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By Carmen Rengel / Translation: Blanca G. Bertolaza

  • 30,000 Israelis set up camps in about twenty cities to demand a decrease in housing and basic product prices
  • Salaries have gone up 1% in seven years, while rentals have gone up 250%. This disparity forces them to live with their parents
  • The market is growing because of the demand of wealthy Jews who want a place to spend several weeks a year and because of speculation from millionaires from all over the world, especially in Tel Aviv

Campsite on Rotshchild Boulevard, in Tel Aviv. July 2011 /Activestills

The indignant protest in Israel is unstoppable: 150,000 people took to the street on Saturday night to demand a radical change in national politics, that prevents the middle class from maintaining a wealthy upper class that shines and gives out the wrong image of the country, that of a land of milk and honey. 30,000 Israelis live in camps spread throughout about twenty cities, in a fight that will not settle for partial wins. Sick of being “exploited”, what started out as a minor movement has become, in 17 days, a popular tide that sweeps everybody away. Even in Zara you can see support signs.Their tenacity has lowered Benjamin Netanyahu’s popularity rate from 51% to 32%. That is why he has hurried to announce 10,000 flats for young people tearing down walls in government compounds that today are office buildings, or indirect taxes reductions, or aid for young people to move to under populated cities. Yesterday, he even announced the creation of a special ministerial team to offer solutions. It is not enough for the streets, who today have begun the calls for a strike in about thirty towns, who have shut down city offices and who refuse to clean up the streets and pick up the garbage. Even the administration is on strike. The trembling has reached the Government, with the resignation of the general Financial director, the man who estimated the cost of giving an answer to the citizens’ demands at 12.000 million Euros. Netanyahu’s coalition with the extreme right and the ultra orthodox is not in danger, but the opposition is taking advantage of the cause: opposition leader Tzipi Livni has demanded the Parliament to keep working, even though on Thursday it should go on holidays until October. “Now it is time to fight”, she says. Here is the account of the birth, demands and yearnings of Israel’s “indignant”.

Message from Israel’s 15M to Spain’s 15M

On the night of the 14th of July, Tel Aviv was on fire. Thursday in Israel’s liveliest city, the beach terraces packed with tourists, a huge traffic jam because of a Netanyahu rally and a Moby concert… In the middle of all that coming and going, heat, music, and burnt gas, a small heart, made up of tents, inflatable mattresses, and lunch boxes with hummus, salad and fried chicken started to beat. On Rothschild Boulevard, a strolling area, half grass, half earth, Israel’s first indignant camped out, a group of young people called through social networks willing to protest about the country’s middle class biggest problem: impossible access to housing. Dahpni Leef, a 25 year old college student, was the one who started the chain: a month ago she was notified that she had to leave her Tel Aviv flat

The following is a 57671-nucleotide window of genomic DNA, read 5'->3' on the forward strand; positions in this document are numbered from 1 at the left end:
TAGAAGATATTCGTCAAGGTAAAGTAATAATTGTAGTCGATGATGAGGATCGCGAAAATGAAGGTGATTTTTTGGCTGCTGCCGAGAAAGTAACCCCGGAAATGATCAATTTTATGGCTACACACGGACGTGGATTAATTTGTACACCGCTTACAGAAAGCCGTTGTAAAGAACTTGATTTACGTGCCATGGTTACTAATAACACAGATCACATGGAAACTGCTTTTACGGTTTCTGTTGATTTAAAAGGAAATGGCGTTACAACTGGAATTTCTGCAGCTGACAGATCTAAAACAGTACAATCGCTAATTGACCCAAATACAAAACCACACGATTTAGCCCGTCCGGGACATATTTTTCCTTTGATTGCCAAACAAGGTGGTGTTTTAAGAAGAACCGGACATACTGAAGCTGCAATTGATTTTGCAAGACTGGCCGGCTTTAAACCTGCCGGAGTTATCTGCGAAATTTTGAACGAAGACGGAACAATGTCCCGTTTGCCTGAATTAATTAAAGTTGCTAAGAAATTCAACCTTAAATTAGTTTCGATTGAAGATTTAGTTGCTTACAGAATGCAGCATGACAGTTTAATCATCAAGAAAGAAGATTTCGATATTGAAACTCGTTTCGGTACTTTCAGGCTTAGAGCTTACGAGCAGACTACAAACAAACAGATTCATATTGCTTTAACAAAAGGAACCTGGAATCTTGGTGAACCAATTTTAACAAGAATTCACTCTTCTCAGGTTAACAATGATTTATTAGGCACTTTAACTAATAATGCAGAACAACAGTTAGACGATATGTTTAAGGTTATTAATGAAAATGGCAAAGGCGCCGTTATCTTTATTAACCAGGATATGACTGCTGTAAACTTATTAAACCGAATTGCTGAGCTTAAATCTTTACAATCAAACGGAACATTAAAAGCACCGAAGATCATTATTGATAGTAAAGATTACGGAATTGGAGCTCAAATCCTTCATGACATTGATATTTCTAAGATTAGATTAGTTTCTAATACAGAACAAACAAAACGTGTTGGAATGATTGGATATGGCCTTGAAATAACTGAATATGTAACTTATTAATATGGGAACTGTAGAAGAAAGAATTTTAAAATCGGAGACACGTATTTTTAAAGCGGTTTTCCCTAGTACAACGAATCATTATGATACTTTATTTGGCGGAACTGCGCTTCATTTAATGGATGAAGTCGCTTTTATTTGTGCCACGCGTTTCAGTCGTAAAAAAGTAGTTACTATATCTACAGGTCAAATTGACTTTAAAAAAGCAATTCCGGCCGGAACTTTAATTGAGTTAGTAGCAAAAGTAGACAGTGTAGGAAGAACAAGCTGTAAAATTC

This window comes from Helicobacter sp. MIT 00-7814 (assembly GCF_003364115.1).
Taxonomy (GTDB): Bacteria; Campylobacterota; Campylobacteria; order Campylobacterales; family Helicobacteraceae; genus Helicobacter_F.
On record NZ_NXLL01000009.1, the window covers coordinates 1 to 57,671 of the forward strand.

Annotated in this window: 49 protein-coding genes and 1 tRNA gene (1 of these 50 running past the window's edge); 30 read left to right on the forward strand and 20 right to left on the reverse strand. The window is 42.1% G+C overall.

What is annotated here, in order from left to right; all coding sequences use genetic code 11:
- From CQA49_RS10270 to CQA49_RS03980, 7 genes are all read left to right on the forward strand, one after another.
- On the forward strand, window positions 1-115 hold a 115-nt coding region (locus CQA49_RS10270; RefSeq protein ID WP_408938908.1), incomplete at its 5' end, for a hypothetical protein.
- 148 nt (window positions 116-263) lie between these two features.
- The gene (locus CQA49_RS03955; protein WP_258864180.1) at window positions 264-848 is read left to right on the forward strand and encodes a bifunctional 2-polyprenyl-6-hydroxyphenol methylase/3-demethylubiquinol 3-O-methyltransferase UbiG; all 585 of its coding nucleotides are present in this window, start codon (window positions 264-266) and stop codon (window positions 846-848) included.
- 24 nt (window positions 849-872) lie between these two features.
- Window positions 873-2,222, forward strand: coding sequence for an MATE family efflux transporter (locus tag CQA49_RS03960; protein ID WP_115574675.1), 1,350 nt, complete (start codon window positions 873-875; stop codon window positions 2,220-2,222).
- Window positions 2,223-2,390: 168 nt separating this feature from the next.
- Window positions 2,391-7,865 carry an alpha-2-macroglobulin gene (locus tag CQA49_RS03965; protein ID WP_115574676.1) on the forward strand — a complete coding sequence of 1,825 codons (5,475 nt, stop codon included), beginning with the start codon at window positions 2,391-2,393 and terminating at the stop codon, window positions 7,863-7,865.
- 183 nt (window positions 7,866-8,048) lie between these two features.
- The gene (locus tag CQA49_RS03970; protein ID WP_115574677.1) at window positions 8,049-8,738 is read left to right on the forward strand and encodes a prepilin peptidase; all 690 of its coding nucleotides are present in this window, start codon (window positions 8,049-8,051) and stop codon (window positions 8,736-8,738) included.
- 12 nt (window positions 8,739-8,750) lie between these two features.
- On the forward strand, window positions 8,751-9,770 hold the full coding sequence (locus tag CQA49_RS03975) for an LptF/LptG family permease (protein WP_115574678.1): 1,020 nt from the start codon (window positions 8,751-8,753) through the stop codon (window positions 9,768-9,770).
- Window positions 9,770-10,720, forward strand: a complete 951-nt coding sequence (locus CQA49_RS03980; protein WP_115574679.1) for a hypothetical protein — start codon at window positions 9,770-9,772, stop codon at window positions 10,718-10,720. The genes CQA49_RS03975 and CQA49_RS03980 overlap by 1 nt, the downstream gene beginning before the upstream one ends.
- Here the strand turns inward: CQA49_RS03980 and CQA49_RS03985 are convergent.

Evening assembly in Jerusalem, by the wall, next to the Old Town

because the whole building was being demolished to build a new one. After three years in the same apartment, she started to look for a new one and realized how much the prices had rocketed, both for purchase and rent. And she got mad. She called those closest to her to a protest that was going to last one weekend. Today more than 10,000 Israelis of all ages and conditions camp out in no less than 20 cities, in the South, the North, the coast, the desert, of Jewish or Arab majority. Last Saturday, joining in a great march in Tel Aviv, they managed to summon more than 30,000 people under two slogans with a taste of Spain’s 15M: “Democracy takes to the streets” and “The Government against the people-The people against the Government”.

The dozen or so arrests that took place after midnight could not spoil the fun. The Prime Minister’s cabinet is looking for solutions and a workgroup has been reinforced in the Knesset, the Parliament. In a country in which apathy fuels almost all of its problems, the nerve of the young people who are pulling all of Israel forward entails a deep immersion on the concept of popular democracy, an awakening that reminds the people that they left decision-making in the hands of the rulers, and that time has come to share it. Simple civilian duty.